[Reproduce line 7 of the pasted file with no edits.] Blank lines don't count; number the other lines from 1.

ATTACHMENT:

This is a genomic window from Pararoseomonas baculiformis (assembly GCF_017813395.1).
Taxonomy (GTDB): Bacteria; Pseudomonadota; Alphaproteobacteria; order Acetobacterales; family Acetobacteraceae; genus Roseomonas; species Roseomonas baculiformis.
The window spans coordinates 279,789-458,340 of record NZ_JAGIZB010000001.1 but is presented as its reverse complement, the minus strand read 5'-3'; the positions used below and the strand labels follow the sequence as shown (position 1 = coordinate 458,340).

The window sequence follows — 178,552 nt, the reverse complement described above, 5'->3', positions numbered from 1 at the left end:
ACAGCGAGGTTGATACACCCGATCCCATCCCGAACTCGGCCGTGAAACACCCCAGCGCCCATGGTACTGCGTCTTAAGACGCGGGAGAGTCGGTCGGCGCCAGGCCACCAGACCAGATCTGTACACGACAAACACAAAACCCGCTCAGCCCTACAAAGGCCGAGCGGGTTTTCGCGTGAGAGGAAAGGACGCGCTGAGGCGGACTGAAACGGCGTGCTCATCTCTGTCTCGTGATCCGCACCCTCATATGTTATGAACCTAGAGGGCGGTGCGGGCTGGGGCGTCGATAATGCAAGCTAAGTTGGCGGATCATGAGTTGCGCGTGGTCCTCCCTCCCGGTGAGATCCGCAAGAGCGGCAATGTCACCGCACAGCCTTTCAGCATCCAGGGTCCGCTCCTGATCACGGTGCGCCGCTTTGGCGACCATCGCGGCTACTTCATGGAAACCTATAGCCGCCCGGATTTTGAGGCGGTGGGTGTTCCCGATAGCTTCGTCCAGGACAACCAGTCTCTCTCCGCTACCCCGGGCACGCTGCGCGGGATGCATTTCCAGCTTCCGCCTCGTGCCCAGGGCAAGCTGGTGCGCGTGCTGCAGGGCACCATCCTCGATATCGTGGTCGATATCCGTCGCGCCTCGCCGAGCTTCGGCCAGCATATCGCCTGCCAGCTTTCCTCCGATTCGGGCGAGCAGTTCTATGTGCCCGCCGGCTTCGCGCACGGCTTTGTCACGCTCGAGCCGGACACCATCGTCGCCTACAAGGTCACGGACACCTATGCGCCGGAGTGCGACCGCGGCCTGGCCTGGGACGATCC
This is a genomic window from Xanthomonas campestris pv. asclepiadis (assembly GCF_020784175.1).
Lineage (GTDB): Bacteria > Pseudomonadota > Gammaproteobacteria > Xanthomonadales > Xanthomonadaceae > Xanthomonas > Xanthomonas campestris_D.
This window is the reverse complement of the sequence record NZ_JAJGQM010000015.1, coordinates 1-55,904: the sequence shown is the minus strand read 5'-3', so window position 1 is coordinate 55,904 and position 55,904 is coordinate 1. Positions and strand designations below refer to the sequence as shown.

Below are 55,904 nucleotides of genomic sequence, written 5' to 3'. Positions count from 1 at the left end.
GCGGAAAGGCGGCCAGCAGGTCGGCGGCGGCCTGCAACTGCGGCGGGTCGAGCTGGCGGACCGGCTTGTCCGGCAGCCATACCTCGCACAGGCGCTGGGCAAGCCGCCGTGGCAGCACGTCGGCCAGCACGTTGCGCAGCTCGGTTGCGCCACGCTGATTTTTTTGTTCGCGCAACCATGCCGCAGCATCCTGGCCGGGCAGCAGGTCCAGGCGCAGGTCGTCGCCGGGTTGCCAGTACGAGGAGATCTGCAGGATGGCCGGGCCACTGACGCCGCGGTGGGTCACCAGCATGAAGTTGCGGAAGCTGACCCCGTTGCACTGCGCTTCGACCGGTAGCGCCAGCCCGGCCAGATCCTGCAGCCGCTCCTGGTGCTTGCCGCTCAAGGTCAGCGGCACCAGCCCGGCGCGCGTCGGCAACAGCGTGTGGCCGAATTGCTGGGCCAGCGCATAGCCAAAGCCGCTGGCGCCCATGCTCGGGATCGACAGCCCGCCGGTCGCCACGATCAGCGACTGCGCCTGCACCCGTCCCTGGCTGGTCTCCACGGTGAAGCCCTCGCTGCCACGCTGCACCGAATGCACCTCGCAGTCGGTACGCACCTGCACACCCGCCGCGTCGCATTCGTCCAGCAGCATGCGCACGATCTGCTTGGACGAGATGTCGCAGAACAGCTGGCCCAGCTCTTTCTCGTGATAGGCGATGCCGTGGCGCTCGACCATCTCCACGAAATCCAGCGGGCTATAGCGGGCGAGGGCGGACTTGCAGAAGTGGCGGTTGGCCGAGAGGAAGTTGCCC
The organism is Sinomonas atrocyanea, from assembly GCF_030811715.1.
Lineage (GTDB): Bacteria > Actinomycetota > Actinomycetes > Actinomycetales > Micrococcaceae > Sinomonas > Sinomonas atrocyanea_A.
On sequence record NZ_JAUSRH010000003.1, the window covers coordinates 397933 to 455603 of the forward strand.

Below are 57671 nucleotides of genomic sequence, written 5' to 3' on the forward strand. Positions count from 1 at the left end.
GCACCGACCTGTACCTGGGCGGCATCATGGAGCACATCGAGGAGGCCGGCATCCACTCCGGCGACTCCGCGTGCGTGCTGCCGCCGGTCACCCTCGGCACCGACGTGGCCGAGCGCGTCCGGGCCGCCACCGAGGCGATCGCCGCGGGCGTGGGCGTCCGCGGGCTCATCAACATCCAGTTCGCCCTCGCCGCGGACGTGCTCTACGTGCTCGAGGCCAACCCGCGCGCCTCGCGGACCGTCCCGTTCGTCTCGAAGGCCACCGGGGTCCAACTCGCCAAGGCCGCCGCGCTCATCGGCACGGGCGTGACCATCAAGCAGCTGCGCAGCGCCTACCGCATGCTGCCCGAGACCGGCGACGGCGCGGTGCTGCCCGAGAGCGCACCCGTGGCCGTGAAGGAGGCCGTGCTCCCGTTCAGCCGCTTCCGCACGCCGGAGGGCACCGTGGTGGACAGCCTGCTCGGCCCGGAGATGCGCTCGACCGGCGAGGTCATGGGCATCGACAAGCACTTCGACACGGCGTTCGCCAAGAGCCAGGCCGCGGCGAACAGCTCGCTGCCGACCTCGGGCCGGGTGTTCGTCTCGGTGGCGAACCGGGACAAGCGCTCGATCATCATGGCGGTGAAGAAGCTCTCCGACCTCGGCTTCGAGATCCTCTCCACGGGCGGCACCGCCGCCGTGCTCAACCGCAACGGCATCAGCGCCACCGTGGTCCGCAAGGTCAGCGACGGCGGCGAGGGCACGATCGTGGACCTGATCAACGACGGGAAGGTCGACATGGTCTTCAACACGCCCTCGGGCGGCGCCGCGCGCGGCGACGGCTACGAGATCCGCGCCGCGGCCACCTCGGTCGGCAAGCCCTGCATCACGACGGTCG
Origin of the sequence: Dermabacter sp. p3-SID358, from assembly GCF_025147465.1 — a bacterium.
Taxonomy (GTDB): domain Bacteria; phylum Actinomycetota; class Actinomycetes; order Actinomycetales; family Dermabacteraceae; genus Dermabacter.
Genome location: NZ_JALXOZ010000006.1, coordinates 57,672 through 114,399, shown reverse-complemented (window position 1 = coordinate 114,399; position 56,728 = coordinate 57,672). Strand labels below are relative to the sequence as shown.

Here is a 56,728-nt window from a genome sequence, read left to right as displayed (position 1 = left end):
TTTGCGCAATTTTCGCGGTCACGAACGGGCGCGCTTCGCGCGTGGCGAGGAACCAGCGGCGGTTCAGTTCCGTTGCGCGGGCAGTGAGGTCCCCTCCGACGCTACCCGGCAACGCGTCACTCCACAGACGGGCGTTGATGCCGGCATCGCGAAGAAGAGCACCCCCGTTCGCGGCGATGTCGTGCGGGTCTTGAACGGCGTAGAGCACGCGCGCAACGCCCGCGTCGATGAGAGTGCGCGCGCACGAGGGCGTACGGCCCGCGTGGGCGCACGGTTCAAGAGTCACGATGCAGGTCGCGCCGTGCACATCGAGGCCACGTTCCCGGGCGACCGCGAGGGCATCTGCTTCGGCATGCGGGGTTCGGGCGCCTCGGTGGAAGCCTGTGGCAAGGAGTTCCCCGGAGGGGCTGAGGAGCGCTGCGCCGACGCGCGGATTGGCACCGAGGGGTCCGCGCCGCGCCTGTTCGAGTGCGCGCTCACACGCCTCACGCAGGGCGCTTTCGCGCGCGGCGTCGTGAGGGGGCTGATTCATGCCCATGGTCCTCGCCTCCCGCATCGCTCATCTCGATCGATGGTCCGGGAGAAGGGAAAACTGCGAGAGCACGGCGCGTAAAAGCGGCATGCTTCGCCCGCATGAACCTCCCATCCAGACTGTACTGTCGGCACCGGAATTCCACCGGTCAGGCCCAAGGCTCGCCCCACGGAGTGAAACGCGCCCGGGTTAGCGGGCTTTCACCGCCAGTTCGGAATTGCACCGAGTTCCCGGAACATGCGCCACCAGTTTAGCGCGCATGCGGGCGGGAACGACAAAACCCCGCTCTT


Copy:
Lineage (GTDB): Bacteria > Pseudomonadota > Gammaproteobacteria > Xanthomonadales > Xanthomonadaceae > Xanthomonas > Xanthomonas campestris_D.